It is one of the most valuable brands in the world. Its name is synonymous with prestige and luxury. This name is Rolex and it is the largest single luxury watch brand in the world today. It produces a couple of thousand watches each day and has revenues in the billions of dollars.
The Origin of Rolex
Back in the early 20th century, jewelers would import Swiss watch movements to England and put them inside quality cases. They would then place their names into the dial before selling the watches to the public.
That was what Hans Wilsdorf and his brother-in-law, Alfred Davis, did. The two formed Wilsdorf and Davis in 1905; they then brought in Swiss movements from Hermann Aegler and set them in cases made by Dennison. The initial W&D was then marked on the caseback.
In 1908, Wilsdorf trademarked the name of Rolex. The name itself had an interesting background. Wilsdorf thought that the name mimicked the sound of a watch being wounded up. As all the letters were of the same size, it could also be written symmetrically. In addition, the short name could also fit in easily to the face of a watch and could easily be pronounced regardless of language. The company also opened an office in La Chaux de Fonds in Switzerland.
By 1914, the company was already awarded a Class A Precision Certificate by Kew Observatory. The prestigious honor was previously awarded only to marine chronometers. The following year, the company was officially registered as Rolex.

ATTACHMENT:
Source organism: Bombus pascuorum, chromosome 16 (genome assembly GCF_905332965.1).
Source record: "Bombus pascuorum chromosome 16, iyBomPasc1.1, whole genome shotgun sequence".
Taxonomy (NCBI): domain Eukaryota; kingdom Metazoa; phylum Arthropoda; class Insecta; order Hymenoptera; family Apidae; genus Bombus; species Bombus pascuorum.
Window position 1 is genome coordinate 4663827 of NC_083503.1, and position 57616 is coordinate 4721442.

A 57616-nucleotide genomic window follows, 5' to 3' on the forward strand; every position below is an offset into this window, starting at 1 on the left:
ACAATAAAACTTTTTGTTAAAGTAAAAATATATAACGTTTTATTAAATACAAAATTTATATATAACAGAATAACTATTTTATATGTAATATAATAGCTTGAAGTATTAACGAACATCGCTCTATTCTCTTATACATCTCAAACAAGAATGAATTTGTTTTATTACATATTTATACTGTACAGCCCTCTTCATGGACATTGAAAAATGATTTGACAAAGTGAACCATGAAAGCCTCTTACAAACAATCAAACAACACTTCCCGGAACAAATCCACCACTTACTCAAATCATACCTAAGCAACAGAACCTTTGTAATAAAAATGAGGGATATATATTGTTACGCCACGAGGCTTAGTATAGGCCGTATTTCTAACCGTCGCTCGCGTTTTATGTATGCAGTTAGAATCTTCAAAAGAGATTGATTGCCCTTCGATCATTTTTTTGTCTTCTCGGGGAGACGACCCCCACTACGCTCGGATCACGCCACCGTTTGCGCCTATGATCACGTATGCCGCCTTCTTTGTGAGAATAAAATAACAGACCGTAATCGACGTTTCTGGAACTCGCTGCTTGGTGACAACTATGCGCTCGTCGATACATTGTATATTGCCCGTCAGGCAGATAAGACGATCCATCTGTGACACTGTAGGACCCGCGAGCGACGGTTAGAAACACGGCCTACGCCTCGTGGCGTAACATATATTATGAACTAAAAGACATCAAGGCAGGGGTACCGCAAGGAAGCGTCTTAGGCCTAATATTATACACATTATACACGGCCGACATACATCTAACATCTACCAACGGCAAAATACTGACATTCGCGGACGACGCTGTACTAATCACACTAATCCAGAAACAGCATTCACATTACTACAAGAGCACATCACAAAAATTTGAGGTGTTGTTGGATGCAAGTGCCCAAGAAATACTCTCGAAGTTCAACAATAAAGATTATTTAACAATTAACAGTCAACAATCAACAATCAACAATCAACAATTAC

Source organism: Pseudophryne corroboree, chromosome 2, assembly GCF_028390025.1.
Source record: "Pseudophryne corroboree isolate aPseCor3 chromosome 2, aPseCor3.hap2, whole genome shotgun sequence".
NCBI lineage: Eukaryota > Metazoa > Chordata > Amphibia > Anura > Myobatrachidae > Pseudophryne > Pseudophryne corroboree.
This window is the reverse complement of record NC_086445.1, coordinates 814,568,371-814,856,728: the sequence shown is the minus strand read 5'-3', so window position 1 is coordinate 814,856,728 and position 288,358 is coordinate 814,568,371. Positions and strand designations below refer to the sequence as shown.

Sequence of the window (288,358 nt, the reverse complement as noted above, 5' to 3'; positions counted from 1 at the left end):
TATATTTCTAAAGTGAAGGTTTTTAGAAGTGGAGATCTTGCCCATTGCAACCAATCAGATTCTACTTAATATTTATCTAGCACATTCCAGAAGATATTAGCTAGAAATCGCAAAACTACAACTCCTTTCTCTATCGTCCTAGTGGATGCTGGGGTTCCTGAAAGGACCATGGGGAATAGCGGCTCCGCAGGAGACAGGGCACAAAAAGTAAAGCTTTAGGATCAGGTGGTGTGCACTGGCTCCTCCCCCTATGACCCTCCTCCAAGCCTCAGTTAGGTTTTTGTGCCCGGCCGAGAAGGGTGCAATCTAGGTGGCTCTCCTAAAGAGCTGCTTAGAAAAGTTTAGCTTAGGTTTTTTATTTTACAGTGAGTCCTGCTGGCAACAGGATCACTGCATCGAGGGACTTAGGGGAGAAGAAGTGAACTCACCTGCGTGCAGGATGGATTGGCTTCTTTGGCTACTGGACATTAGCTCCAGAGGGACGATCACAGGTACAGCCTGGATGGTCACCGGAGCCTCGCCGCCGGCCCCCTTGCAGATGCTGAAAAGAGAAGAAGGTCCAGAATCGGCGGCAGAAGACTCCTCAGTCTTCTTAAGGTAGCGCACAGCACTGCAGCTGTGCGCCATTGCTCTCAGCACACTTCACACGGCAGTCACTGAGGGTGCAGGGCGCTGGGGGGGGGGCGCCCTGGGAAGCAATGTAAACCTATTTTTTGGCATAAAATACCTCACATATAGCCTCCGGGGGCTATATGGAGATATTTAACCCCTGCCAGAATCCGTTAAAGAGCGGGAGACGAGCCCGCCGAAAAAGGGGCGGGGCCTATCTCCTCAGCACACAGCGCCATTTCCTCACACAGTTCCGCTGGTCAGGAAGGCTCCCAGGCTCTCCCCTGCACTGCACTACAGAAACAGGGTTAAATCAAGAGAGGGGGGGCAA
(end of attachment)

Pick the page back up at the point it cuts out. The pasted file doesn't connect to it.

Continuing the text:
After World War I, Wilsdorf decided to move the company to Geneva because of the huge taxes levied on imports in England. The company was initially called the Rolex Watch Company, before it changed its name to Montres Rolex, SA then finally settling for Rolex, SA.
The Rolex Innovation
Rolex has also been known for its innovation in timepiece creation. Some of its more famous creations include the following:
- The first waterproof and water-resistant watches. In 1926, Rolex released the Oyster, the first waterproof watch. It then introduced the first watch case that was waterproofed up to 100 meters. This was the Rolex Oyster Perpetual Submariner in 1953. There was also a watch called “Deep Sea” and it was placed at the side of the Trieste bathyscaphe that went to the bottom of the Mariana Trench. The watch kept perfect time all throughout, prompting Jacques Piccard, the famous Swiss oceanographer, to send a telegram confirming the preciseness of the watch even at 11,000 meters.
- The first self-winding Rolex watch was released in 1931. It relied on an internal mechanism that used the movement of the wearer’s arm to make winding unnecessary. It made timekeeping more reliable because of consistent power to the mainspring.
- The first watch to automatically change date on the dial. This was introduced in 1945 through the Rolex Datejust ref. 4467.
- The first watch to show two time zones. This was released to the public in 1954 through the Rolex GMT Master ref. 6542.
- The first watch to automatically change the day and date on the dial. This was introduced in 1956 through the Rolex Day-Date.
- The first watch to earn chronometer certification for a wristwatch.